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Health and social care rights

Explains your rights to health and social care for your mental health. Includes information on eligibility for social care and how local authorities may meet your needs.

What's continuing healthcare (CHC)?

Continuing healthcare (CHC) is a package of care for people who aren't in hospital and have been assessed as having a 'primary health need'. You don't have to pay for CHC – it's arranged and paid for by the NHS. But it’s not common for people to receive CHC if they only have mental health problems, as opposed to physical health needs.

CHC can be provided in your own home. The NHS might pay for community nurses or specialist therapists to treat you at home. Or give you support with things such as bathing, dressing and doing the laundry. CHC may also be provided in a care home, with the NHS paying for your care home fees and providing other services like nursing.

Who qualifies for CHC?

To be eligible for CHC you must:

  • Be over 18
  • Be assessed as having a 'primary health need' – this means that your main need must relate to your health
  • Have substantial and ongoing care needs

Visit these websites for more information on: 

Can I be eligible for CHC and section 117 aftercare at the same time?

Some people who have been kept in hospital under the Mental Health Act can get free help and support after they leave hospital. The law that gives this right is section 117 of the Mental Health Act. It’s often referred to as 'section 117 aftercare'. Aftercare can cover healthcare and social care. To find out more, see our pages on Section 117 aftercare.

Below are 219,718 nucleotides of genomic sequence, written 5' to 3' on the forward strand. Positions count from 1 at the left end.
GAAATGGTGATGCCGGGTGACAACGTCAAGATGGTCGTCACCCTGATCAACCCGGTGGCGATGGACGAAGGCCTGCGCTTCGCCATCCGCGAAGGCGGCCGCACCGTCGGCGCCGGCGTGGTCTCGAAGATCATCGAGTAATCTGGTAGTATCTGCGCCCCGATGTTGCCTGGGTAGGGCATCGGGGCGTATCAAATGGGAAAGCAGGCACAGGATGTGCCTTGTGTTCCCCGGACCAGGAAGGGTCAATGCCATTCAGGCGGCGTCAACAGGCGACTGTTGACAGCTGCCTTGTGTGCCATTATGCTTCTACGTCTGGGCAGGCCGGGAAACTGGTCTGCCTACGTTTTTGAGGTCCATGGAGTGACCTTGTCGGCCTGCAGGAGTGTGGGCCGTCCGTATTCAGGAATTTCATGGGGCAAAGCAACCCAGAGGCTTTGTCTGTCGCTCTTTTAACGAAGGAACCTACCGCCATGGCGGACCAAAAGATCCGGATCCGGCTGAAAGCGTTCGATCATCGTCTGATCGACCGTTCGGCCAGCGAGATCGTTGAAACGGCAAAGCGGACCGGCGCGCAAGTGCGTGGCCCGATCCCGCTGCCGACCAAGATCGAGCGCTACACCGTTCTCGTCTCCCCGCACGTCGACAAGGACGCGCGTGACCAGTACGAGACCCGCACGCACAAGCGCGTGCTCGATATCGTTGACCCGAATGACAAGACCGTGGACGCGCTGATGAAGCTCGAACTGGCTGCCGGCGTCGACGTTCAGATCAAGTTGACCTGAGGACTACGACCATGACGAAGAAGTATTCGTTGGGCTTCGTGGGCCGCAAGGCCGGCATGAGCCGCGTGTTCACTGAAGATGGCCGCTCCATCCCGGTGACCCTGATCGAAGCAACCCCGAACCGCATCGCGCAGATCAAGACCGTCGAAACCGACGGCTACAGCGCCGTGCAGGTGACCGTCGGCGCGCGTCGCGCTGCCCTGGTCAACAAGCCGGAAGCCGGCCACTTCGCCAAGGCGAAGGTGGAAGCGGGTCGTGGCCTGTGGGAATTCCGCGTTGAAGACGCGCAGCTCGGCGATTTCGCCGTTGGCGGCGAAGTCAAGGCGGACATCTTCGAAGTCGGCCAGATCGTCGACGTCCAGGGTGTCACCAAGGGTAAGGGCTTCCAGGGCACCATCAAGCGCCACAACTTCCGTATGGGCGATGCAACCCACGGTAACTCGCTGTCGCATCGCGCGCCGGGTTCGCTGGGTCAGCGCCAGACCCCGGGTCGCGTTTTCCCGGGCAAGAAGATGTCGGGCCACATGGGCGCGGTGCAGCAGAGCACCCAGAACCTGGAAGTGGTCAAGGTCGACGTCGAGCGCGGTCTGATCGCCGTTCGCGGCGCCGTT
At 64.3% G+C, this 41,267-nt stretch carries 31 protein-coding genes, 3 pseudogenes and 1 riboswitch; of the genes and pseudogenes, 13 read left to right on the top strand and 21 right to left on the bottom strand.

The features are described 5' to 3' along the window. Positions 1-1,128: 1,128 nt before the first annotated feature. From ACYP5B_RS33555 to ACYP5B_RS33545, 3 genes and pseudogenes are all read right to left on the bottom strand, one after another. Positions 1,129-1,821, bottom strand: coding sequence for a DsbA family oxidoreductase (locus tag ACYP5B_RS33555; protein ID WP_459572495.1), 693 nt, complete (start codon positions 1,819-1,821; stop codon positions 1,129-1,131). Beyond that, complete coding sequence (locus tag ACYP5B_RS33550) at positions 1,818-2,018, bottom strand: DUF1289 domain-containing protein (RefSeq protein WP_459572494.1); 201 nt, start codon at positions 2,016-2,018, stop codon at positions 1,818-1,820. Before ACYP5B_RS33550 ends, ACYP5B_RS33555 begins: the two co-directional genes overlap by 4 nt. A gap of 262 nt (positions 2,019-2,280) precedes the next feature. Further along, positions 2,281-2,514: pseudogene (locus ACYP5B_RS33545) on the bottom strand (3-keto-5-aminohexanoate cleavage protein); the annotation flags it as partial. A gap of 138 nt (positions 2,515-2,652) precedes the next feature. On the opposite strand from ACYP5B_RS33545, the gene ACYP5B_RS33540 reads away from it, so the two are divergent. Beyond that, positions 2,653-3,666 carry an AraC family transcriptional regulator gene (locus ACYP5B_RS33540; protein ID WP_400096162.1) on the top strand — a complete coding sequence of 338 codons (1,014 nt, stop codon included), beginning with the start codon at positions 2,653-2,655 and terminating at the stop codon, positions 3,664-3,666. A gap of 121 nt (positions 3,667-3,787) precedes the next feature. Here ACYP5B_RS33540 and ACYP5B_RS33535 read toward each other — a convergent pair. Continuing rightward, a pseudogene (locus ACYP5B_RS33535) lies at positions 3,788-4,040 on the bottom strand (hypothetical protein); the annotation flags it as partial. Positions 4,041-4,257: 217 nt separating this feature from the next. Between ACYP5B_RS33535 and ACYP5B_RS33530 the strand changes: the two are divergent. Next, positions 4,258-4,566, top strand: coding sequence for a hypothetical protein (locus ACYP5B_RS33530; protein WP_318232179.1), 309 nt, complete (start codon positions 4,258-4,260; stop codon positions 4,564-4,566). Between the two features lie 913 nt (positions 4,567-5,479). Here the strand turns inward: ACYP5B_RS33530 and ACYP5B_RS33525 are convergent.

You won't need to be assessed for Continuing Healthcare if all your needs are being met under Section 117 aftercare. But if you have additional needs which are not being met under section 117, you may also be eligible for Continuing Healthcare. For example, needs that aren’t related to your mental health.


Alice experiences anxiety and paranoia. She's receiving support with accessing the community as part of her section 117 funded package of care. Alice had a serious accident and her physical injuries make her much less mobile. She needs nursing care for her condition and can only access the community in a wheelchair.

Alice's anxiety and paranoia make it difficult for her to access the community, even with her wheelchair. She's classed as eligible for CHC. Her nursing and assistance care is paid for by CHC, but accessing the community to improve her mental health is still paid for under s117. This is because it meets a need that relates to her mental health.

This information was published in February 2023. We will revise it in 2026. 

References are available on request. If you would like to reproduce any of this information, see our page on permissions and licensing.

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